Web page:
But of course, there will be those who will push their unscientific opinion because somehow their knowledge is better than that of thousands of real scientists across the world. But just remember, you are no different than your standard climate change denier.
- Herman RA, Price WD. Unintended compositional changes in genetically modified (GM) crops: 20 years of research. J Agric Food Chem. 2013 Dec 4;61(48):11695-701. doi: 10.1021/jf400135r. PubMed PMID: 23414177.
- Key S, Ma JK, Drake PM. Genetically modified plants and human health. J R Soc Med. 2008 Jun;101(6):290-8. doi: 10.1258/jrsm.2008.070372. Review. PubMed PMID: 18515776; PubMed Central PMCID: PMC2408621.
- Koch MS, Ward JM, Levine SL, Baum JA, Vicini JL, Hammond BG. The food and environmental safety of Bt crops. Front Plant Sci. 2015 Apr 29;6:283. doi: 10.3389/fpls.2015.00283. Review. PubMed PMID: 25972882; PubMed Central PMCID: PMC4413729.
- Klümper W, Qaim M. A meta-analysis of the impacts of genetically modified crops. PLoS One. 2014 Nov 3;9(11):e111629. doi: 10.1371/journal.pone.0111629. Review. PubMed PMID: 25365303; PubMed Central PMCID: PMC4218791.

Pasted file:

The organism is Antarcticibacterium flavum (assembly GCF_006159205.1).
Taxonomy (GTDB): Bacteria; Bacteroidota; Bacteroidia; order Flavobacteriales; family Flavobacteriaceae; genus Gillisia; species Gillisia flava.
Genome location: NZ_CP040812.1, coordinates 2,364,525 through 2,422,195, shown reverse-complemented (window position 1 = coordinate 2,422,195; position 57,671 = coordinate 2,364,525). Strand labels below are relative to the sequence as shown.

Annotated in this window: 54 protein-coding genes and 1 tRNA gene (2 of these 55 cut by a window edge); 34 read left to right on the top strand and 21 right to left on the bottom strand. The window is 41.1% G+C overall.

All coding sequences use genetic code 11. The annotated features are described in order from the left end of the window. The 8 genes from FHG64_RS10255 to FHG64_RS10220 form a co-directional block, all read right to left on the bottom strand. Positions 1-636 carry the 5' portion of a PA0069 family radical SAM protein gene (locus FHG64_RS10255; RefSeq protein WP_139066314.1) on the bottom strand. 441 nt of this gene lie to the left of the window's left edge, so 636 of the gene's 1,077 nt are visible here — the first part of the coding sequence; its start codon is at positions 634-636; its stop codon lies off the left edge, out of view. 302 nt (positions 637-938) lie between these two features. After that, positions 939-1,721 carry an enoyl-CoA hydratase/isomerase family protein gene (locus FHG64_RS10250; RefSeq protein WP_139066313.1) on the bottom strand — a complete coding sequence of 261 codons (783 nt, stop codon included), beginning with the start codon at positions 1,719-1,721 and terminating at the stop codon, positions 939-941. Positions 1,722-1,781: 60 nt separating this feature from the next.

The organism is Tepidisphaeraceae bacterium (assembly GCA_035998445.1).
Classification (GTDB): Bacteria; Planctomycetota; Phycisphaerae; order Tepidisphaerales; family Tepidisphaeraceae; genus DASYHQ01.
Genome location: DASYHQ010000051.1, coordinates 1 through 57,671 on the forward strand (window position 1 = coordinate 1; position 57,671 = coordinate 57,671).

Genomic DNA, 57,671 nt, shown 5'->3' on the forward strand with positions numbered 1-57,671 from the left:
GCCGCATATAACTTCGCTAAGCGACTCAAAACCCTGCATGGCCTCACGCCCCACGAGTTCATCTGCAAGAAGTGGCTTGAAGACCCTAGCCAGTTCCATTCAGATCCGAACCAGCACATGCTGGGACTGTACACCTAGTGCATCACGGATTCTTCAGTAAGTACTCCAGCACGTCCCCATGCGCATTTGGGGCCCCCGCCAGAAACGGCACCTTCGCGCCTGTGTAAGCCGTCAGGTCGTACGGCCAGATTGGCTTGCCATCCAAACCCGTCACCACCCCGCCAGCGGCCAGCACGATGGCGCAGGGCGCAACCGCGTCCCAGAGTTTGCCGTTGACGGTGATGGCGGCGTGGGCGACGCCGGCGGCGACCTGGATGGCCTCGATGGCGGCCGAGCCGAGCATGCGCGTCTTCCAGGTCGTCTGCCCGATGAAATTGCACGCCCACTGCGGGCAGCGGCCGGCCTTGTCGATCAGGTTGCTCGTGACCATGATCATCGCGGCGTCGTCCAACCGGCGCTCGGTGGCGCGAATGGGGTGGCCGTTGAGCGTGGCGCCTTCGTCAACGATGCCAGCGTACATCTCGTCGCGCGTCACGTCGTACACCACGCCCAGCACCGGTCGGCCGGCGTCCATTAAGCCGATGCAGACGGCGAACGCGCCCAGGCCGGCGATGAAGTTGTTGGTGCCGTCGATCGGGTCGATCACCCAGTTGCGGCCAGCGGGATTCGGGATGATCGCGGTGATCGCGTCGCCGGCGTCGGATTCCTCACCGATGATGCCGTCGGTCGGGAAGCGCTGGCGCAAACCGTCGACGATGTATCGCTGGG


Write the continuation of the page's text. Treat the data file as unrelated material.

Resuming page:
- Nicolia A, Manzo A, Veronesi F, Rosellini D. An overview of the last 10 years of genetically engineered crop safety research. Crit Rev Biotechnol. 2014 Mar;34(1):77-88. doi: 10.3109/07388551.2013.823595. Review. PubMed PMID: 24041244.
- Snell C, Bernheim A, Bergé JB, Kuntz M, Pascal G, Paris A, Ricroch AE. Assessment of the health impact of GM plant diets in long-term and multigenerational animal feeding trials: a literature review. Food Chem Toxicol. 2012 Mar;50(3-4):1134-48. doi: 10.1016/j.fct.2011.11.048. Review. PubMed PMID: 22155268.
- Van Eenennaam AL, Young AE. Prevalence and impacts of genetically engineered feedstuffs on livestock populations. J Anim Sci. 2014 Oct;92(10):4255-78. doi: 10.2527/jas.2014-8124. Review. Erratum in: J Anim Sci. 2014 Nov;92(11):5293. PubMed PMID: 25184846.
- HPV vaccine also has benefits for middle-aged adults - 2023-02-08
- A potatoes diet may help you lose weight - 2023-02-07
- BCG vaccine does not work for COVID-19 - 2023-02-06